The next morning I talked to a really nice couple who have booked the private room and they had no complains about it. Even if is only for one night, if you’re really picky about your room I’d recommend booking the Economy price tour.
Day 2 – Dark Hedges, Carrick-a-Rede, The Giant’s Causeway and Dunluce Castle
If you decides to spend a night in Belfast, the tour bus will pick you up around 10 am in front of the accommodation. The first stop is at the Dark Hedges aka The Kings Road, if you’re a fan of Game of Thrones. I went there at the beginning of June and apparently couple weeks before there was a big storm that knocked down some trees so it wasn’t as full and dark as it was expected. But it was still beautiful. My only complain would be about the time left to take pictures: only 15 minutes! It wasn’t enough since that’s the time needed only to walk down the road.
The second stop is at the famous rope bridge Carrick-a-Rede and also known as the set of the popular Game of Thrones. In fact, there is even a tour through the main filming sets of the series if you’re interested. If you’re lucky and manage to be there with a nice weather you might be able to see some Scottish island from there (entrance not included /£5.90 extra).
And then we were finally on our way to The Giant’s Causeway!
It is located in County Antrim at the northern coast of Ireland and since 1986 it has been declared a World Heritage Site by UNESCO. Also, The Giant’s Causeway has often been described as The Eighth Wonder Of The World. You can enjoy the visit to the place with audio guides offered at the entrance. I usually don’t enjoy those but trust me, you’ll love this one, well at least I did! It’s full of info about the rock formation and amazing stories behind every spot! Legends or not, you decide!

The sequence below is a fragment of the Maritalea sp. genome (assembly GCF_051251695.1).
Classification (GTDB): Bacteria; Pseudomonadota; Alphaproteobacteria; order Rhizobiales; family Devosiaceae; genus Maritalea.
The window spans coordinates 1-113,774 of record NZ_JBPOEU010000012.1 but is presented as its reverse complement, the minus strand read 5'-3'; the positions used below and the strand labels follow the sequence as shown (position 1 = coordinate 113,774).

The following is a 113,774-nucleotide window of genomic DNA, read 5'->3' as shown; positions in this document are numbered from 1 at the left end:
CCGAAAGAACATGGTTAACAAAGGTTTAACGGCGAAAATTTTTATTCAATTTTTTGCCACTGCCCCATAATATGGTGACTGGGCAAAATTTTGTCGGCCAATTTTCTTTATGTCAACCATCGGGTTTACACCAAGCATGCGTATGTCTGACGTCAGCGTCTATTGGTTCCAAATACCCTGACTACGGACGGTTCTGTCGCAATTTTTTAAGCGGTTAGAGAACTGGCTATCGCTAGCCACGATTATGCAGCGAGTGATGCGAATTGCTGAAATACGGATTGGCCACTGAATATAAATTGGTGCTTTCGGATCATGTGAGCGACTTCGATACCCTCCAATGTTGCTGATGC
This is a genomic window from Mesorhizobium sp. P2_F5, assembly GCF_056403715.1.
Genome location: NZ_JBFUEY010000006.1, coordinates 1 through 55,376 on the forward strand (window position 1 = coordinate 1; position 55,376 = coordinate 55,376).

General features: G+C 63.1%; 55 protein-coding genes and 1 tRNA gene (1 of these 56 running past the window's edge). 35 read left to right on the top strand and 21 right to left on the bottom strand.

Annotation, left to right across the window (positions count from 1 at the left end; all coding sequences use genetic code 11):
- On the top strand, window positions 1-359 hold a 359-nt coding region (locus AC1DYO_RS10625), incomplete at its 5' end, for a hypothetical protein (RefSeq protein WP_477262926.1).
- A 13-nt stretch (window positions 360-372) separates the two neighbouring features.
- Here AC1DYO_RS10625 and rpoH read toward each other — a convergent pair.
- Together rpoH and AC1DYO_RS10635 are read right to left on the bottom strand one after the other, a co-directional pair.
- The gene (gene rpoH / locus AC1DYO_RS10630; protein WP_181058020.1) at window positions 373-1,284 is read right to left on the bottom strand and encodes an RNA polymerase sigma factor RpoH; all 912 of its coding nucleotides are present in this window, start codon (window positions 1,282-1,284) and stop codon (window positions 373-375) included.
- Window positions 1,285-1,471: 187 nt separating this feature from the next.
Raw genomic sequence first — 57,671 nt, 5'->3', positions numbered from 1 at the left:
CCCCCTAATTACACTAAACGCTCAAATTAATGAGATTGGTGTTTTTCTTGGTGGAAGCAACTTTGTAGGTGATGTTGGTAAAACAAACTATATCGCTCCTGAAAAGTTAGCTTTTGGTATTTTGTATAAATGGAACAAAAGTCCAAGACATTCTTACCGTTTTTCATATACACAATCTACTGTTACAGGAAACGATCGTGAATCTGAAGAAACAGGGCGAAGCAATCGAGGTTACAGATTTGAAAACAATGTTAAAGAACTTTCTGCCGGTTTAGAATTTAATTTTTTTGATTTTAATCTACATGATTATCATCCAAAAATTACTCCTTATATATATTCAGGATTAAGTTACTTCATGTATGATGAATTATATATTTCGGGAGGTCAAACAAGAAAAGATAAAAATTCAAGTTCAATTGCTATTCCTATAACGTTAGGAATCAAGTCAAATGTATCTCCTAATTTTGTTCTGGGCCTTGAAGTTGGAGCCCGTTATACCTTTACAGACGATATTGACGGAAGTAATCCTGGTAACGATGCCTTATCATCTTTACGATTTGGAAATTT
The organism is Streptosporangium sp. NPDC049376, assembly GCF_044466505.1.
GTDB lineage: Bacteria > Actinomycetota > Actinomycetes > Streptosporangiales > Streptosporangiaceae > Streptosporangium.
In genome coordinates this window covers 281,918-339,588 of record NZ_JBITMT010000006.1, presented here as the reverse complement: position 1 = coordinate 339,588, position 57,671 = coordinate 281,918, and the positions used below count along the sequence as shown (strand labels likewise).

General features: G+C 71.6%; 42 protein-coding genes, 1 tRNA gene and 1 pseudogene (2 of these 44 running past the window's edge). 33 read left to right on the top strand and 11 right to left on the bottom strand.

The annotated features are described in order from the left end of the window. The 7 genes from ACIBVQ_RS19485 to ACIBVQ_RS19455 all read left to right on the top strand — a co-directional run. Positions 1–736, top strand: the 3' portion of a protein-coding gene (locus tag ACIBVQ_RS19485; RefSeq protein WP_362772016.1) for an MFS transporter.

The area consist of dark hexagonal shaped columns and stones, which were formed during a volcano eruption 60 million years ago. Despite the geological explanation, people always create myths and legends to explain things that makes no sense. Couldn’t be different in this case!
The myth – Finn MacCool and Benandonner
Legend says that there was a Scottish giant, called Benandonner was threatening Ireland. By doing so, it end up enraging Finn, an Irish giant who grabbed chunks of the Antrim coast and threw them into the sea forming a path for Finn to follow and teach Benandonner a lesson.
When Finn reached the Scottish shore, he saw the huge mistake he had done. Benandonner was massively huge so he ran back to Ireland followed by the giant and with Finn’s wife quick-thinking help, Benandonner found him disguised as a baby.
The angry Scot saw the baby and decided if the child was that big, the dad must be really huge. So he escaped and on his way back Benandonner destroyed the path linking Scotland with Ireland.
Myth or not, I always prefer to believe at those!
After visiting The Giant’s Causeway you can go to the visitor center where there’s a little bit more about the history of the place, coffee shop, toilets and souvenirs.
On our way back to Dublin, we stopped at the Dunluce Castle. The ancestral home of the MacDonnell Clan is rumored to be haunted by spirits of the residents that died under mysterious circumstances.
The tour finished around 7:30 pm in Dublin. It is a little bit exhaustive but if you’re in a hurry like me I’d recommend doing the tour. You can’t just leave this amazing magical country without visiting the Northern Ireland!